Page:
Stress as a basis for adaptive behavior. Many behavioral patterns originated as responses to acute stressors but have subsequently been transformed and incorporated into the behavioral repertoire when it is adaptive to do so. The neurophysiological input, integration, and action paths of the stress response may be utilized to cope with certain predictable events in an organism’s life history. For example, when appropriately stimulated, the stress axis can evoke changes in activity levels or motivation to eat in preparation for seasonal life style changes such as migration or hibernation (Lee & McDonald, 1985; Silverin 1997, Wingfield, et al., 1997, Ramenofsky, 1990; other references in Greenberg et al., 2002). More famously, many signals exchanged by social species can be seen to have built upon functions originally designed to conserve metabolic resources when stressed, such as changing circulation of blood or thermoregulation. Desmond Morris’s (1956) observation that many social signals in birds utilize feathers, the primary function of which is thermoregulation, led to his review of the concept of ritualization—the evolutionary changes in reflexes or fragments of a motor pattern that lead to a social signal. Autonomic reflexes are key element of the stress response, and the neural and endocrine support for thermoregulatory feather fluffing that Morris observed is much like that utilized in courtship feather fluffing or even the male peacock’s spectacular tail display. Relevant for our interests, another consequence of stress involves neural changes that can enhance cognition, evoke affect, and energize motivation.
Two related dimensions affect the profile of endocrine response and neural activity: the positive or negative affect associated with the stressor and the sense of controllability over then stressor. The emotions identified with one’s experience of stress can be positive or negative, but all involve the activation of the same key neural and neuroendocrine pathways and always demand resources. Thus, the physiological demands of positive stress (Selye’s “eustress”) can contribute as much as negative stress to the exhaustion of resources. There is however, an important element of the perception of positive versus negative stress that cannot be overestimated. When considering psychological variables, it is the perception of stress that is relevant. In the absence of trauma or tissue damage, the body mobilizes resources as though in anticipation of an impaired ability to meet its biological needs. But the pattern of stress responses depends to a large measure on the perception of the utility of a specific tactical response—that is (for example) the decision to attack or flee depends on an estimate of the prospects for success. Costs and benefits of specific responses are assessed at several potential levels of response (including cognition) and the most efficient of alternative behavioral patterns are energized. In other words, alternative strategies are apparently evoked by this perception of controllability (see for example, Cabib & Puglisi‑Allegra 1996, Huether 1996). When there is a perception of lack of control or a sense of helplessness, organisms tend to intensify their conservation of resources (see Seligman 1975). This is a significant contribution to Adiseases of adaptation” involving depressed behavior as well as impaired functions of digestive, reproductive, or immune systems.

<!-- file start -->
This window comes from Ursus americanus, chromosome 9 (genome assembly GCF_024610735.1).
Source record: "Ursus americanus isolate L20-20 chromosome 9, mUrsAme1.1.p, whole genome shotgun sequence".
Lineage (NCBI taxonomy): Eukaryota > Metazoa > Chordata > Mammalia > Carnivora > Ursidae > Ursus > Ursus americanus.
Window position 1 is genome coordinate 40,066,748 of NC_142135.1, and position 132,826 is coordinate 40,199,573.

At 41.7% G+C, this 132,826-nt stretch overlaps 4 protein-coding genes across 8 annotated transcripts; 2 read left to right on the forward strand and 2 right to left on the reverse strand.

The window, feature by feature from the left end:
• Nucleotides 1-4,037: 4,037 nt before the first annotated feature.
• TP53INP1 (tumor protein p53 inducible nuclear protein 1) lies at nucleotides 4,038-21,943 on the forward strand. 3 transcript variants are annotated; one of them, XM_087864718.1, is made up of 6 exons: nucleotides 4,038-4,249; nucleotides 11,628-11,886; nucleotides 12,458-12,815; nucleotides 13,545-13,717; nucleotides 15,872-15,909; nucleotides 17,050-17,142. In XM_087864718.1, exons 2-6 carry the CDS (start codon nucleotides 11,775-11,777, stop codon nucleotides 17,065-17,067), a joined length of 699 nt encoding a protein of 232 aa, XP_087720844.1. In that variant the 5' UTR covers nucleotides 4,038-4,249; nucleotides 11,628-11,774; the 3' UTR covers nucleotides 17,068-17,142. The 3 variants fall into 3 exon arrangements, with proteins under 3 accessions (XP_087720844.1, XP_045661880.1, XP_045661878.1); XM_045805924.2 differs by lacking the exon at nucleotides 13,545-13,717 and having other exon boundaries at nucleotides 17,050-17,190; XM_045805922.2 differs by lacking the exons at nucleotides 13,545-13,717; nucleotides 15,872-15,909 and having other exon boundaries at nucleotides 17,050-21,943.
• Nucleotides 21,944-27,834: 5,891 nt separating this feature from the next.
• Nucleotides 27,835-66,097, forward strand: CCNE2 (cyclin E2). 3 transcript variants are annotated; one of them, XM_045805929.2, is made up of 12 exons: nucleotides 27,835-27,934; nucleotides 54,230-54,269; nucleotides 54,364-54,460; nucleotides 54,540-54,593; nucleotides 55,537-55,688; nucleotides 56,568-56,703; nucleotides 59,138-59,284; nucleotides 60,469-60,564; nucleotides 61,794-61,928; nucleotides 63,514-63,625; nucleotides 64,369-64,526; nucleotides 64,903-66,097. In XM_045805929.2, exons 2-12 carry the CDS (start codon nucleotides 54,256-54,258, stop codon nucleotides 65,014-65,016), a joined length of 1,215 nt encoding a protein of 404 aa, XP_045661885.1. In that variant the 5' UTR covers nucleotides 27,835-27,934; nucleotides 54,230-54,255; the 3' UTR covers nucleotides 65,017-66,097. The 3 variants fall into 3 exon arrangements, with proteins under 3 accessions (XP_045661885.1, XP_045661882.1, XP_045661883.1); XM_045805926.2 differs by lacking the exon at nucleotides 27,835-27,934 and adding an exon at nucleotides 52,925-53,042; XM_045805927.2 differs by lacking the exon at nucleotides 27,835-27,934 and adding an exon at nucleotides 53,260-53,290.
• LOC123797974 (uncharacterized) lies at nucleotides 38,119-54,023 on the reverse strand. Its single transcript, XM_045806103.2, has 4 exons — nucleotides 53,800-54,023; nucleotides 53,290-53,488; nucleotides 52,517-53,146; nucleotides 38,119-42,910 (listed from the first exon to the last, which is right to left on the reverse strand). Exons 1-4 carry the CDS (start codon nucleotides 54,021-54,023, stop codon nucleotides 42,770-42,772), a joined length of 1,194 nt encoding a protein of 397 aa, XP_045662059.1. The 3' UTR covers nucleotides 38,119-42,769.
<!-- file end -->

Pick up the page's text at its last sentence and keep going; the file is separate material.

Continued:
The intensity of the stress response is important to the evocation of specific compensating mechanisms, including behavior. A well-known example of this is the tendency of mild stress to energize activity and intense stress to paralyze it (Leshner, 1978). Another apparent shift in response programs apparently dependent upon the intensity of the stress response is manifest in the suppression of prefrontal cortical (cognitive, planning) activity. The frontal cortex evolved in part to liberate the animal from proximate environmental control by the environment. This adaptive innovation is frivolous next to basic biological survival needs and stress appears to take the prefrontal cortex >off-line’ to allow more habitual responses mediated by posterior cortical and subcortical structures to regulate behavior (Arnsten, 1997). Another comparable pattern may be the impairment of hippocampal activity with commensurate facilitation of the amygdala that suggests, as LeDoux (1996) put it, “the possibility that stress shifts us into a mode of operation in which we react to danger rather than just think about it” (p. 247). The threshold for switching between more or less executive and automatic control of behavior likely changes with development. For example, children may be particularly sensitive to stressful or traumatic experiences (Mayes, 2000), which may cause enduring changes in the brain.
Stress and cognition. With respect to its influence on cognition, deKloet (et al. 1999) observed that while cell damage in specific parts of the brain can be caused by extreme stress (for example, post-traumatic stress disorder) the hormones responsible more normally protect the brain and are necessary for cognition. Part of this apparent paradox is resolved by the fact that there are two kinds of adrenal cortical steroid hormones which affect the brain in different ways. While activation of corticosteroid-receptors in the brain usually favor adaptive coping behavior involving changes in attention and selection of appropriate responses, if the two corticosteroid-receptor types are imbalanced for a prolonged period of time, maladaptive responses can be evoked. Further, the stage of ongoing information processing (acquisition, consolidation, retention) affects the manner in which the brain responds to the hormones.